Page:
You may not know what an Internet appliance is, but chances are you could use one to simplify your computing life. Over the past year, more than a dozen different vendors have sprung up to sell various kinds of pre-packaged Internet servers.
Internet appliances come, for the most part, ready-to-use. Their software comes pre-installed, and they require minimal configuration to get them up and running. Most products are administered via a web browser, making them fairly easy to setup and maintain. They are mostly inexpensive, costing less than $2000. That is the good news. The bad news is that different appliances offer overlapping features, making choosing the right product difficult. And unlike kitchen or other household appliances, it isn't immediately evident what these things really do. When it comes time to make a toast or a roast, none of us have any trouble distinguishing between a toaster and an oven for the job.
But the problem is that Internet appliances can be used for a wide variety of tasks and services, and each appliance combines a different mix of services. The household equivalent would be if General Electric started selling a combination dishwasher and carpet cleaner.
The number of Internet appliances available fall into roughly six different categories: file servers (which provide simple shared network disk storage), web servers (which can range from relatively stripped-down models to those than can handle more complex programming and scripting tasks), eCommerce servers (which automate setting up web storefronts and handling payments), Internet application servers (to deliver email and news and addressing services), communications servers (covering routers and both dial-in and dial-out to the Internet), and security servers (covering filters, proxies and firewalls). That is a pretty broad swatch of applications.
So, buying an Internet appliance isn't as simple as using one. If you never saw a blender, you would be hard-pressed to choose the right appliance for making milkshakes, or even know that there is such a device. The same is true in the Internet appliance marketplace. First, you need to know the right questions to ask to frame your requirements. Then, you need to focus on the type of problem you are trying to solve. And finally, you'll need to collect information on which products match your needs. Some products are better suited to remote offices or small business owners, while others are geared towards teleworkers, Internet and eCommerce Service Providers or for use in branch offices of larger corporations.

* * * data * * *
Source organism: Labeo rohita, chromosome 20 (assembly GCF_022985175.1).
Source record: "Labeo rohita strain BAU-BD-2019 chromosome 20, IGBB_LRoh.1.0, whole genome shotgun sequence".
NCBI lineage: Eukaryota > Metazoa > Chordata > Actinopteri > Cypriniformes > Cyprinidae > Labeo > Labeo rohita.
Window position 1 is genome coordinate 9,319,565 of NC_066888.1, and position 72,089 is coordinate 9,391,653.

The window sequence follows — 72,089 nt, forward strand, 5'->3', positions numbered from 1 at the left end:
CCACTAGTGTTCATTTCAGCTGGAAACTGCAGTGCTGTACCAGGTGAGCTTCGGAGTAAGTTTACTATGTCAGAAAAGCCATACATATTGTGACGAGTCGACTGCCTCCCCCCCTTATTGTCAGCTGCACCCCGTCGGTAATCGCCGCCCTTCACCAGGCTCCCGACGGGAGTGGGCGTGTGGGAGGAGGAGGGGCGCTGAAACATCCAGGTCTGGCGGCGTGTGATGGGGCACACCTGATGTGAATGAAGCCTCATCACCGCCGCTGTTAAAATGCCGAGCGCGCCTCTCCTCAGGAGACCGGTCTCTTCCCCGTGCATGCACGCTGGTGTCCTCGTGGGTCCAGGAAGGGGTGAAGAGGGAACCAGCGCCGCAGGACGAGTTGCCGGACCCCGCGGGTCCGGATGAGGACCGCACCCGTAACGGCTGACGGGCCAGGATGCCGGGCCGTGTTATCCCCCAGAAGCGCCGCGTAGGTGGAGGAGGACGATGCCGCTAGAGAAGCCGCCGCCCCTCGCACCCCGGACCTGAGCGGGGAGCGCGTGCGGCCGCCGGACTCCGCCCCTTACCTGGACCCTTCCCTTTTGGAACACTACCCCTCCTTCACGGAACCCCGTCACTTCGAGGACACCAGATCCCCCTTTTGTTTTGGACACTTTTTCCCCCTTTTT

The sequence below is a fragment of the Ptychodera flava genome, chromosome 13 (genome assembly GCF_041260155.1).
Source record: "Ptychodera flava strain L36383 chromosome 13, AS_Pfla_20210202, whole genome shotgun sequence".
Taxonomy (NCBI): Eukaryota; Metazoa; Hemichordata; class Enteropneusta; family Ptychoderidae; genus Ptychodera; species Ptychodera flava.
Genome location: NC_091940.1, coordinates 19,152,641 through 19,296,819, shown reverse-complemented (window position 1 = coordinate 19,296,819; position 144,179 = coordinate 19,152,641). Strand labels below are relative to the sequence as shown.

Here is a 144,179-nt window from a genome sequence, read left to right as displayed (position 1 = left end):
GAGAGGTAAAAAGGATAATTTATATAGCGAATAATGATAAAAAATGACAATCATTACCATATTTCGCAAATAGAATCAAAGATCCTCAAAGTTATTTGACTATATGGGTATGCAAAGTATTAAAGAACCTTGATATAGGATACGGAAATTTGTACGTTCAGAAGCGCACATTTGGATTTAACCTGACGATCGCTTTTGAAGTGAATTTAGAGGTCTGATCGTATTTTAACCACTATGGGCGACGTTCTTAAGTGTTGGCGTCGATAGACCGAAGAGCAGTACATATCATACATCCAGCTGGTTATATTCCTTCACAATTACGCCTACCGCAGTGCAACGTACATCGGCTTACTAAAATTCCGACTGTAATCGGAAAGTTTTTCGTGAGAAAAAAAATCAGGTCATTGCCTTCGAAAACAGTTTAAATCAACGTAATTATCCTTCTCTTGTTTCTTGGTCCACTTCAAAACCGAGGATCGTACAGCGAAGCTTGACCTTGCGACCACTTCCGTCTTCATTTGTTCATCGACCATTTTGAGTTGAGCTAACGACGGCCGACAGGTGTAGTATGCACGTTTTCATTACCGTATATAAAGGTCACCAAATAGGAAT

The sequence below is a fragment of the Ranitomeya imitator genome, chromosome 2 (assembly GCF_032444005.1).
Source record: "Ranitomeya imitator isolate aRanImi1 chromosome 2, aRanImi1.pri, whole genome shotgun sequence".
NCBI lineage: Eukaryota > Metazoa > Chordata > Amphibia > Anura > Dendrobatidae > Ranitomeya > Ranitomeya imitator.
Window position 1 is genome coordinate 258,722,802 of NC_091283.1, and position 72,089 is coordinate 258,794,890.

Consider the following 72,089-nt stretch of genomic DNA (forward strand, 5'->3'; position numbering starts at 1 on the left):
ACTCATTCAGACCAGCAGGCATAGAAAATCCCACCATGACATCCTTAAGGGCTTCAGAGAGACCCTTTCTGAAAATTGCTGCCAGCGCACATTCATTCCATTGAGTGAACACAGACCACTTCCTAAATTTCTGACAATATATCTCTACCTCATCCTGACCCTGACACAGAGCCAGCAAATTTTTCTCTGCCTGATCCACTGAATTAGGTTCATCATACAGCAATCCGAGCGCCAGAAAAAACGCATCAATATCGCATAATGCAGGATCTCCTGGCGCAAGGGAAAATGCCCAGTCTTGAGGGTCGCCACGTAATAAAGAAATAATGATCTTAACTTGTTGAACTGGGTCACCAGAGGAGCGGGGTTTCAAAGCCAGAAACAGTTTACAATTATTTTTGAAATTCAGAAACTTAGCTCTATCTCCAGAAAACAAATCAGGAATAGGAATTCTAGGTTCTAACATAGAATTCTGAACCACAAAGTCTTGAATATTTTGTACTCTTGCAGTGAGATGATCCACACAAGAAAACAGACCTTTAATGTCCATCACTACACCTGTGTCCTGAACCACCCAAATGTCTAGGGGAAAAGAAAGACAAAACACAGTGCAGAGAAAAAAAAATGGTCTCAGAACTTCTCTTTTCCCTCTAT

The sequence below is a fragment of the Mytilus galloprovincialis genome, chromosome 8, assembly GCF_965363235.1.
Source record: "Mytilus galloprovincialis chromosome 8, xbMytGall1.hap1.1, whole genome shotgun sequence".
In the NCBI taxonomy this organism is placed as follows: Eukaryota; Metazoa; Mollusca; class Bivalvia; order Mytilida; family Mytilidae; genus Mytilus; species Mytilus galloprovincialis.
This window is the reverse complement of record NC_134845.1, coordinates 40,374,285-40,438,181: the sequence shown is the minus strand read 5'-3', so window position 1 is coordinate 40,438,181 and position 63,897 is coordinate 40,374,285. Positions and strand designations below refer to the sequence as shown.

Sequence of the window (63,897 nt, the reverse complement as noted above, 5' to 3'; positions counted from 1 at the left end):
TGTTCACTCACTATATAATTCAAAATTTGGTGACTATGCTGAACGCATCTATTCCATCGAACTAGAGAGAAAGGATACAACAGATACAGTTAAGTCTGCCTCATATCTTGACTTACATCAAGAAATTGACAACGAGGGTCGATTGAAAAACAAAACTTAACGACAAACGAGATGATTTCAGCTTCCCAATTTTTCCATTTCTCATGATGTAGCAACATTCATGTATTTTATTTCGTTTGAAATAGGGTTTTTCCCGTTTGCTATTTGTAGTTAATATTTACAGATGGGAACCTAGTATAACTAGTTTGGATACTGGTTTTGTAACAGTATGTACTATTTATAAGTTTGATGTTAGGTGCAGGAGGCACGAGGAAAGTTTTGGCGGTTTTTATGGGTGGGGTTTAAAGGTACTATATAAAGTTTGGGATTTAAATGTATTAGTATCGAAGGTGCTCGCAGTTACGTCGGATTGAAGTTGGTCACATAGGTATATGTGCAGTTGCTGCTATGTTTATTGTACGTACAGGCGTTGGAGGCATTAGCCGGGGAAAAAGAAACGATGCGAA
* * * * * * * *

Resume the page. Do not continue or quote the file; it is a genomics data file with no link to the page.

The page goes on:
There is surprisingly little information on this subject, until now. (self-promotions on here)
Having seen this information gap, I set out to do something about it. Combining forces with Dave Piscitello and Lisa Phifer at Core Competence, we wrote a 20 page report describing the market, enumerating the many different situations and products available. To help fund the project, we obtained four sponsoring vendors and review their products in detail: Cobalt Microsystems' Qube 2700 Internet application and web appliance, the Encanto e.go Commerce web and eCommerce appliance, the FlowPoint(tm) 2200 SDSL router, and the WebRamp 300e dial communications appliance.
Dave and Lisa report on a variety of internet-related topics in their own newsletter, Cornerstone. Subscribe to this newsletter here.
Our report is available in several different ways: free from the web, a nominal fee ($35) for a printed copy, or from the sponsors themselves. We also wrote a feature based on the report for the December issue of Web Builder magazine. And Dave and I will be demonstrating these four devices, as well as talking about the overall market, at the upcoming Atlanta Interop (our session is on Thursday, October 22 at 10 am). You can find links to the vendors along with copies of our presentations and the reports below.
Report's home page Other Internet Appliance references
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